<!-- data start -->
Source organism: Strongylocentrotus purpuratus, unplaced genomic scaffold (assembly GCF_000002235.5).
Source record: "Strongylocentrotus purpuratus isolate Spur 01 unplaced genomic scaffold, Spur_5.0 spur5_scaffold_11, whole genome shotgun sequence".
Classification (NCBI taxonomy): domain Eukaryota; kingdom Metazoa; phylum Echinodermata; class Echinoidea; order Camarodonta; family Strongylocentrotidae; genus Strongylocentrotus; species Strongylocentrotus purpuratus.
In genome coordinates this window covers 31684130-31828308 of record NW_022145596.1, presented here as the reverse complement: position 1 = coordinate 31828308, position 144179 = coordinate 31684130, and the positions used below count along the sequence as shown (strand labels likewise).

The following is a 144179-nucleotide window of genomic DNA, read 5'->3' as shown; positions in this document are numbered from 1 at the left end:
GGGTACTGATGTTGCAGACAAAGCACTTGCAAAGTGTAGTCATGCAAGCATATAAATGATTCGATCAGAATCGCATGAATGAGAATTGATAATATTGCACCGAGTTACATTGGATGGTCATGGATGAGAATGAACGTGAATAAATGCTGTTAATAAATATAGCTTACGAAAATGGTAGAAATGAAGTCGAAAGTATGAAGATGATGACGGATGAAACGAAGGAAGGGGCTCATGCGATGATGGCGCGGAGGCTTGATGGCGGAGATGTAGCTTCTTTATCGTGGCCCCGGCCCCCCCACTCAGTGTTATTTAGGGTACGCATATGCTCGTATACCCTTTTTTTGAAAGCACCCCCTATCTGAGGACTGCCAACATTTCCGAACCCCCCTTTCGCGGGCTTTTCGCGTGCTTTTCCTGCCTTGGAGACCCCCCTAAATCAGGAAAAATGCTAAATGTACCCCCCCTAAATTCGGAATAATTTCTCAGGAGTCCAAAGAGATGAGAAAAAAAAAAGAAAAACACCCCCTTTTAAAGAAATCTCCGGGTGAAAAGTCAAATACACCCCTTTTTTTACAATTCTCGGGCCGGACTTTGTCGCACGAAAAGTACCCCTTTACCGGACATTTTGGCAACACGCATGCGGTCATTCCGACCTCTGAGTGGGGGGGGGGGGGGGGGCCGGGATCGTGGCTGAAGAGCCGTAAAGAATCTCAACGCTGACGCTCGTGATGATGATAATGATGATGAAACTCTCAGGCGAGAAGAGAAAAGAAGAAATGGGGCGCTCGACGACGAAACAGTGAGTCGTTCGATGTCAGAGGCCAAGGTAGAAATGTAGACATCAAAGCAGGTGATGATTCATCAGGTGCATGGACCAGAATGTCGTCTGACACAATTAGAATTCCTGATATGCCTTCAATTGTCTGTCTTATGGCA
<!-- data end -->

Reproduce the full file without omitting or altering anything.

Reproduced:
Source organism: Strongylocentrotus purpuratus, unplaced genomic scaffold (assembly GCF_000002235.5).
Source record: "Strongylocentrotus purpuratus isolate Spur 01 unplaced genomic scaffold, Spur_5.0 spur5_scaffold_11, whole genome shotgun sequence".
Classification (NCBI taxonomy): domain Eukaryota; kingdom Metazoa; phylum Echinodermata; class Echinoidea; order Camarodonta; family Strongylocentrotidae; genus Strongylocentrotus; species Strongylocentrotus purpuratus.
In genome coordinates this window covers 31684130-31828308 of record NW_022145596.1, presented here as the reverse complement: position 1 = coordinate 31828308, position 144179 = coordinate 31684130, and the positions used below count along the sequence as shown (strand labels likewise).

The following is a 144179-nucleotide window of genomic DNA, read 5'->3' as shown; positions in this document are numbered from 1 at the left end:
GGGTACTGATGTTGCAGACAAAGCACTTGCAAAGTGTAGTCATGCAAGCATATAAATGATTCGATCAGAATCGCATGAATGAGAATTGATAATATTGCACCGAGTTACATTGGATGGTCATGGATGAGAATGAACGTGAATAAATGCTGTTAATAAATATAGCTTACGAAAATGGTAGAAATGAAGTCGAAAGTATGAAGATGATGACGGATGAAACGAAGGAAGGGGCTCATGCGATGATGGCGCGGAGGCTTGATGGCGGAGATGTAGCTTCTTTATCGTGGCCCCGGCCCCCCCACTCAGTGTTATTTAGGGTACGCATATGCTCGTATACCCTTTTTTTGAAAGCACCCCCTATCTGAGGACTGCCAACATTTCCGAACCCCCCTTTCGCGGGCTTTTCGCGTGCTTTTCCTGCCTTGGAGACCCCCCTAAATCAGGAAAAATGCTAAATGTACCCCCCCTAAATTCGGAATAATTTCTCAGGAGTCCAAAGAGATGAGAAAAAAAAAAGAAAAACACCCCCTTTTAAAGAAATCTCCGGGTGAAAAGTCAAATACACCCCTTTTTTTACAATTCTCGGGCCGGACTTTGTCGCACGAAAAGTACCCCTTTACCGGACATTTTGGCAACACGCATGCGGTCATTCCGACCTCTGAGTGGGGGGGGGGGGGGGGGCCGGGATCGTGGCTGAAGAGCCGTAAAGAATCTCAACGCTGACGCTCGTGATGATGATAATGATGATGAAACTCTCAGGCGAGAAGAGAAAAGAAGAAATGGGGCGCTCGACGACGAAACAGTGAGTCGTTCGATGTCAGAGGCCAAGGTAGAAATGTAGACATCAAAGCAGGTGATGATTCATCAGGTGCATGGACCAGAATGTCGTCTGACACAATTAGAATTCCTGATATGCCTTCAATTGTCTGTCTTATGGCA